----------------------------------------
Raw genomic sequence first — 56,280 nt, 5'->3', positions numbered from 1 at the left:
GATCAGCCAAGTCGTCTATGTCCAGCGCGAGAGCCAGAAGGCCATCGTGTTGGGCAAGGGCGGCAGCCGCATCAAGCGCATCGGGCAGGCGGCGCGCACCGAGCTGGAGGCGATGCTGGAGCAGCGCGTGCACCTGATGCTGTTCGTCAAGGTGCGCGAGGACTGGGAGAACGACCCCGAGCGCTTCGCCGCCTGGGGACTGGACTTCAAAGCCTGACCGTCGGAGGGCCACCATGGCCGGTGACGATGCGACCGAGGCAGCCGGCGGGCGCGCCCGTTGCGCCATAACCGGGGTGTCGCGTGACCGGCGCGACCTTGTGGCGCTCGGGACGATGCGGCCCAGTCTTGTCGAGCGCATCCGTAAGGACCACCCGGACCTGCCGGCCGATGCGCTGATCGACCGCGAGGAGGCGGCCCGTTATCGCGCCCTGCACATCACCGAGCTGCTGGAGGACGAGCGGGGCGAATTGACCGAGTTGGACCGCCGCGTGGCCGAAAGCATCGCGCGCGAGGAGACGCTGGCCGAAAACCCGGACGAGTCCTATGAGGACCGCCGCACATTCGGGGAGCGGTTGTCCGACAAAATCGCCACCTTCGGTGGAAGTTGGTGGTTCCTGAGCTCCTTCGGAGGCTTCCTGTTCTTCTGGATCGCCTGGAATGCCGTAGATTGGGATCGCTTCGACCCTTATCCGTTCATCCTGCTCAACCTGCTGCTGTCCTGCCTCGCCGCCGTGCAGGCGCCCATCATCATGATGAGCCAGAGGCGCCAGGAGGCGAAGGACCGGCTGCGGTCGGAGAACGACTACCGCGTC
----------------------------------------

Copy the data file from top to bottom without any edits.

Raw genomic sequence first — 56,280 nt, 5'->3', positions numbered from 1 at the left:
GATCAGCCAAGTCGTCTATGTCCAGCGCGAGAGCCAGAAGGCCATCGTGTTGGGCAAGGGCGGCAGCCGCATCAAGCGCATCGGGCAGGCGGCGCGCACCGAGCTGGAGGCGATGCTGGAGCAGCGCGTGCACCTGATGCTGTTCGTCAAGGTGCGCGAGGACTGGGAGAACGACCCCGAGCGCTTCGCCGCCTGGGGACTGGACTTCAAAGCCTGACCGTCGGAGGGCCACCATGGCCGGTGACGATGCGACCGAGGCAGCCGGCGGGCGCGCCCGTTGCGCCATAACCGGGGTGTCGCGTGACCGGCGCGACCTTGTGGCGCTCGGGACGATGCGGCCCAGTCTTGTCGAGCGCATCCGTAAGGACCACCCGGACCTGCCGGCCGATGCGCTGATCGACCGCGAGGAGGCGGCCCGTTATCGCGCCCTGCACATCACCGAGCTGCTGGAGGACGAGCGGGGCGAATTGACCGAGTTGGACCGCCGCGTGGCCGAAAGCATCGCGCGCGAGGAGACGCTGGCCGAAAACCCGGACGAGTCCTATGAGGACCGCCGCACATTCGGGGAGCGGTTGTCCGACAAAATCGCCACCTTCGGTGGAAGTTGGTGGTTCCTGAGCTCCTTCGGAGGCTTCCTGTTCTTCTGGATCGCCTGGAATGCCGTAGATTGGGATCGCTTCGACCCTTATCCGTTCATCCTGCTCAACCTGCTGCTGTCCTGCCTCGCCGCCGTGCAGGCGCCCATCATCATGATGAGCCAGAGGCGCCAGGAGGCGAAGGACCGGCTGCGGTCGGAGAACGACTACCGCGTC